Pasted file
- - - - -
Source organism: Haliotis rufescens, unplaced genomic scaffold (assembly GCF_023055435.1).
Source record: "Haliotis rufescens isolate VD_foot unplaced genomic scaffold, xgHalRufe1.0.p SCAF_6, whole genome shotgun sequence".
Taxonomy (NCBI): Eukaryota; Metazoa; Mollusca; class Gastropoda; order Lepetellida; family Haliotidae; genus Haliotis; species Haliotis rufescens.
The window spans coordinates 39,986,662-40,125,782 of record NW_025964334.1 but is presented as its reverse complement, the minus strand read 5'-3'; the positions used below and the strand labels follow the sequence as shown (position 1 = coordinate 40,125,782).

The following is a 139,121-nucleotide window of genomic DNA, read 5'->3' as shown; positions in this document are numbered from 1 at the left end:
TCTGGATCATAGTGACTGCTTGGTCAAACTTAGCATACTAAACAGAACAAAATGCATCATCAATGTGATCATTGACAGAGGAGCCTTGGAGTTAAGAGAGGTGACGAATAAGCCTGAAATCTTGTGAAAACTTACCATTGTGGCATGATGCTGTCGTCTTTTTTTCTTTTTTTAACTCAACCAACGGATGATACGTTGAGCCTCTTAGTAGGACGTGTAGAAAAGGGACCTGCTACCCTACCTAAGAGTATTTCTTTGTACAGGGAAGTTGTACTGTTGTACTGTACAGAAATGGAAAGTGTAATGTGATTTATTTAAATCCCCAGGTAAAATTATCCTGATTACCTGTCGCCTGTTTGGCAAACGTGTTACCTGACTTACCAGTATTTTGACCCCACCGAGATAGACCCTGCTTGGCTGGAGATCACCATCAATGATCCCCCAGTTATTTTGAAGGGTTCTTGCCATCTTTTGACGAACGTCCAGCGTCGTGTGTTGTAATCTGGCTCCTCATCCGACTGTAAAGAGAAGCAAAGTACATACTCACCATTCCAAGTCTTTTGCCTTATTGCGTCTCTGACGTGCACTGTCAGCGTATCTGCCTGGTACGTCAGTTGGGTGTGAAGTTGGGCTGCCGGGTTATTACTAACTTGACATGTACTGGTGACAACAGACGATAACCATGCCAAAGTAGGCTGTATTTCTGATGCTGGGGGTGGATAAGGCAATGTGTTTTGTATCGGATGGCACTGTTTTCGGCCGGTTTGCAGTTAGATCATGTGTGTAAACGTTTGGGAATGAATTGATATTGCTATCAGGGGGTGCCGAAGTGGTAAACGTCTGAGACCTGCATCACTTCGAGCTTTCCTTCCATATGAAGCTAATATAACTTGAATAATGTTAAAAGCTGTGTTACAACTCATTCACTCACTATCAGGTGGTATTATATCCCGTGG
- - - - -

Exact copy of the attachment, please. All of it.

Source organism: Haliotis rufescens, unplaced genomic scaffold (assembly GCF_023055435.1).
Source record: "Haliotis rufescens isolate VD_foot unplaced genomic scaffold, xgHalRufe1.0.p SCAF_6, whole genome shotgun sequence".
Taxonomy (NCBI): Eukaryota; Metazoa; Mollusca; class Gastropoda; order Lepetellida; family Haliotidae; genus Haliotis; species Haliotis rufescens.
The window spans coordinates 39,986,662-40,125,782 of record NW_025964334.1 but is presented as its reverse complement, the minus strand read 5'-3'; the positions used below and the strand labels follow the sequence as shown (position 1 = coordinate 40,125,782).

The following is a 139,121-nucleotide window of genomic DNA, read 5'->3' as shown; positions in this document are numbered from 1 at the left end:
TCTGGATCATAGTGACTGCTTGGTCAAACTTAGCATACTAAACAGAACAAAATGCATCATCAATGTGATCATTGACAGAGGAGCCTTGGAGTTAAGAGAGGTGACGAATAAGCCTGAAATCTTGTGAAAACTTACCATTGTGGCATGATGCTGTCGTCTTTTTTTCTTTTTTTAACTCAACCAACGGATGATACGTTGAGCCTCTTAGTAGGACGTGTAGAAAAGGGACCTGCTACCCTACCTAAGAGTATTTCTTTGTACAGGGAAGTTGTACTGTTGTACTGTACAGAAATGGAAAGTGTAATGTGATTTATTTAAATCCCCAGGTAAAATTATCCTGATTACCTGTCGCCTGTTTGGCAAACGTGTTACCTGACTTACCAGTATTTTGACCCCACCGAGATAGACCCTGCTTGGCTGGAGATCACCATCAATGATCCCCCAGTTATTTTGAAGGGTTCTTGCCATCTTTTGACGAACGTCCAGCGTCGTGTGTTGTAATCTGGCTCCTCATCCGACTGTAAAGAGAAGCAAAGTACATACTCACCATTCCAAGTCTTTTGCCTTATTGCGTCTCTGACGTGCACTGTCAGCGTATCTGCCTGGTACGTCAGTTGGGTGTGAAGTTGGGCTGCCGGGTTATTACTAACTTGACATGTACTGGTGACAACAGACGATAACCATGCCAAAGTAGGCTGTATTTCTGATGCTGGGGGTGGATAAGGCAATGTGTTTTGTATCGGATGGCACTGTTTTCGGCCGGTTTGCAGTTAGATCATGTGTGTAAACGTTTGGGAATGAATTGATATTGCTATCAGGGGGTGCCGAAGTGGTAAACGTCTGAGACCTGCATCACTTCGAGCTTTCCTTCCATATGAAGCTAATATAACTTGAATAATGTTAAAAGCTGTGTTACAACTCATTCACTCACTATCAGGTGGTATTATATCCCGTGG